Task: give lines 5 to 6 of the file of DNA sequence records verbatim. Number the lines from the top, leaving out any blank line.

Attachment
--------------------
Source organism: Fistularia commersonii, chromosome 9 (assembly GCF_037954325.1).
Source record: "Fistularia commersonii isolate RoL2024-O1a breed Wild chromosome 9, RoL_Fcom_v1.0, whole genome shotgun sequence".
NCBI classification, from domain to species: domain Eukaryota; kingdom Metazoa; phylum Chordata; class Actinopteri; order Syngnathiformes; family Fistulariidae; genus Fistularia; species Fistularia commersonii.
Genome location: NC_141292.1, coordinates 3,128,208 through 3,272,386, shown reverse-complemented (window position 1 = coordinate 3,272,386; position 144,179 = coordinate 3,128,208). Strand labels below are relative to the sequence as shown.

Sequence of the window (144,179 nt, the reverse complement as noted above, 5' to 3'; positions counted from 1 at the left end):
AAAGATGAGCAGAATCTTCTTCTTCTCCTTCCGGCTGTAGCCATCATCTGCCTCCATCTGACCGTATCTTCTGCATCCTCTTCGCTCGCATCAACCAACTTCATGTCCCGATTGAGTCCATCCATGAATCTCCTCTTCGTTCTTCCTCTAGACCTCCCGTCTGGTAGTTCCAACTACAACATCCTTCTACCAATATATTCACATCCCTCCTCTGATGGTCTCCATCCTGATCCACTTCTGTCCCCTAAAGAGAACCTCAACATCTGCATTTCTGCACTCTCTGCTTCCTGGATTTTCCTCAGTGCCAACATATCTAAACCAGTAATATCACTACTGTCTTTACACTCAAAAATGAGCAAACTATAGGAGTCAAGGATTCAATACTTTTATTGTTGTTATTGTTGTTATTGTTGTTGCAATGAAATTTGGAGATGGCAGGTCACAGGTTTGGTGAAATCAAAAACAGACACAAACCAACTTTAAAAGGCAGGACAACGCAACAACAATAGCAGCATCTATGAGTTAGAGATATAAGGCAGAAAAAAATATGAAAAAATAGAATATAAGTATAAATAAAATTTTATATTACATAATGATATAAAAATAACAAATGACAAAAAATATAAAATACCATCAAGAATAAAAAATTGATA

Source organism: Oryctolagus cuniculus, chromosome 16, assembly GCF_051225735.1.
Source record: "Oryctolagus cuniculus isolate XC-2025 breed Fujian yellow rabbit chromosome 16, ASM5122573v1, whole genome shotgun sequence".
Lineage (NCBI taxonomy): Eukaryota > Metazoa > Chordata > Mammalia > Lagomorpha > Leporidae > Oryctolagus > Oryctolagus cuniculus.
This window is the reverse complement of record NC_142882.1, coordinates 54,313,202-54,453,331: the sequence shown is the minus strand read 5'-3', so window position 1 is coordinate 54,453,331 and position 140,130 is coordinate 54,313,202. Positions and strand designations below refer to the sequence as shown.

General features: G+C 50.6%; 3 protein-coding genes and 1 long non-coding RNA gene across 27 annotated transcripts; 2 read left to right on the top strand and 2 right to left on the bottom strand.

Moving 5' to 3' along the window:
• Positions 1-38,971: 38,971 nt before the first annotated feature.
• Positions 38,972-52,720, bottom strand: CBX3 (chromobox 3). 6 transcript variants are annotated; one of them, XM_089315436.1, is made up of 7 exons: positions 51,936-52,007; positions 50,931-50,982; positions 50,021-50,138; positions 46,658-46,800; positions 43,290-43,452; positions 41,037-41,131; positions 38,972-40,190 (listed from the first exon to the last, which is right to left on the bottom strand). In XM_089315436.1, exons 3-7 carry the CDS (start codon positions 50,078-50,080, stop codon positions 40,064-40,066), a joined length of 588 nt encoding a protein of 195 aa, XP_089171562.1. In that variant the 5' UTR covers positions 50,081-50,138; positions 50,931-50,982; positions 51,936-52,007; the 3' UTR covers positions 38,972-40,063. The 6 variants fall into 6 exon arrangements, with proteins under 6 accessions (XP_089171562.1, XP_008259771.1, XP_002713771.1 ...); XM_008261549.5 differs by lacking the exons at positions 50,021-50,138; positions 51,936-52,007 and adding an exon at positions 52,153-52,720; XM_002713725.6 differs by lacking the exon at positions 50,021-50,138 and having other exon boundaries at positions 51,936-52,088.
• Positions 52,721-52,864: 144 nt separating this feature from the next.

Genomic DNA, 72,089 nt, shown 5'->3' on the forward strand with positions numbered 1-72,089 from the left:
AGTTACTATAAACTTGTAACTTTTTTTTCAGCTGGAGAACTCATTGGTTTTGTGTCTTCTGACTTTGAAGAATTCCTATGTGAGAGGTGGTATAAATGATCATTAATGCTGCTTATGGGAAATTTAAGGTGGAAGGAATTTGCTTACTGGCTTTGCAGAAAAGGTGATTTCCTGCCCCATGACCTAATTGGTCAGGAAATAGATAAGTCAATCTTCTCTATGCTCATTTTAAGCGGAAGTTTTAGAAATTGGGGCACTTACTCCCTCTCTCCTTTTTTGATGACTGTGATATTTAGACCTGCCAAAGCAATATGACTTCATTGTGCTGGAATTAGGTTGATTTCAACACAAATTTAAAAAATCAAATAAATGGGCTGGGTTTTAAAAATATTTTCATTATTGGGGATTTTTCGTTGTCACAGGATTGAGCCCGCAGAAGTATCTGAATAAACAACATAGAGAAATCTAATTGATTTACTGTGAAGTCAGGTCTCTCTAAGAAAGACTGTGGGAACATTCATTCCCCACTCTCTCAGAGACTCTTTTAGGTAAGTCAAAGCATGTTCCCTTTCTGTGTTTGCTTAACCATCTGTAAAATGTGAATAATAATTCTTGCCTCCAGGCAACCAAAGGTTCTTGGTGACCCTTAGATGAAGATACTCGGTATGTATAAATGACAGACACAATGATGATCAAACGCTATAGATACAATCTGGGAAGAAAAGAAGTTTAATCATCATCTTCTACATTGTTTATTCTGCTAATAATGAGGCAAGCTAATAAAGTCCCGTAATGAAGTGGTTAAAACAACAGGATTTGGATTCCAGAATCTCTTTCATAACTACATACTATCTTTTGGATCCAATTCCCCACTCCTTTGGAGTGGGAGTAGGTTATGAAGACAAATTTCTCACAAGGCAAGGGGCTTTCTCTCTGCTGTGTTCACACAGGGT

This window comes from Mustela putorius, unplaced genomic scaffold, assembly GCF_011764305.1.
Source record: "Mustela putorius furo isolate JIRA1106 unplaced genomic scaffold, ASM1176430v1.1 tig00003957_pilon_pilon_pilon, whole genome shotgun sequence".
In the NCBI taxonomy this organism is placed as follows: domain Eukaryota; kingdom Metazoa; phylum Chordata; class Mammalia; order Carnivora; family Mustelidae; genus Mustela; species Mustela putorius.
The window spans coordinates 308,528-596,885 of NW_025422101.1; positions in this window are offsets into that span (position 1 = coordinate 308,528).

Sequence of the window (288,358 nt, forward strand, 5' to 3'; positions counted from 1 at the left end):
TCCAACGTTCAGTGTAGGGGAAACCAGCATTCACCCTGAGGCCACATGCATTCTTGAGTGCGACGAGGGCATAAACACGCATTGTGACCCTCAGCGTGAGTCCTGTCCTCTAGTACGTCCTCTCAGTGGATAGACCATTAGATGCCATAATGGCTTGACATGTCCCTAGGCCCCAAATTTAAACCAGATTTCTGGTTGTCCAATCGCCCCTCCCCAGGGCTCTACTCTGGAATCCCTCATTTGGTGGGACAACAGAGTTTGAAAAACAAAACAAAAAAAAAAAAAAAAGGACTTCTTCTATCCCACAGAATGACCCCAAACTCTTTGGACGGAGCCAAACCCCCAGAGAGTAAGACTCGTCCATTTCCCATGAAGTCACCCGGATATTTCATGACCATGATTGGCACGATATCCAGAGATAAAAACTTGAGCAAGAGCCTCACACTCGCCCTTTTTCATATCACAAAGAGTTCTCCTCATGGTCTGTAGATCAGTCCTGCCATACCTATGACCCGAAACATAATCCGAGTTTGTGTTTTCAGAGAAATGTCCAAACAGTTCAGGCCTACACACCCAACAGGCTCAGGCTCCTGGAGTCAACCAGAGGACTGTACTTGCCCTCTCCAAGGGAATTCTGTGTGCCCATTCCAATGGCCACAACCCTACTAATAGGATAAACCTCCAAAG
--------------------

Sequence of the window (144,179 nt, the reverse complement as noted above, 5' to 3'; positions counted from 1 at the left end):
AAAGATGAGCAGAATCTTCTTCTTCTCCTTCCGGCTGTAGCCATCATCTGCCTCCATCTGACCGTATCTTCTGCATCCTCTTCGCTCGCATCAACCAACTTCATGTCCCGATTGAGTCCATCCATGAATCTCCTCTTCGTTCTTCCTCTAGACCTCCCGTCTGGTAGTTCCAACTACAACATCCTTCTACCAATATATTCACATCCCTCCTCTGATGGTCTCCATCCTGATCCACTTCTGTCCCCTAAAGAGAACCTCAACATCTGCATTTCTGCACTCTCTGCTTCCTGGATTTTCCTCAGTGCCAACATATCTAAACCAGTAATATCACTACTGTCTTTACACTCAAAAATGAGCAAACTATAGGAGTCAAGGATTCAATACTTTTATTGTTGTTATTGTTGTTATTGTTGTTGCAATGAAATTTGGAGATGGCAGGTCACAGGTTTGGTGAAATCAAAAACAGACACAAACCAACTTTAAAAGGCAGGACAACGCAACAACAATAGCAGCATCTATGAGTTAGAGATATAAGGCAGAAAAAAATATGAAAAAATAGAATATAAGTATAAATAAAATTTTATATTACATAATGATATAAAAATAACAAATGACAAAAAATATAAAATACCATCAAGAATAAAAAATTGATA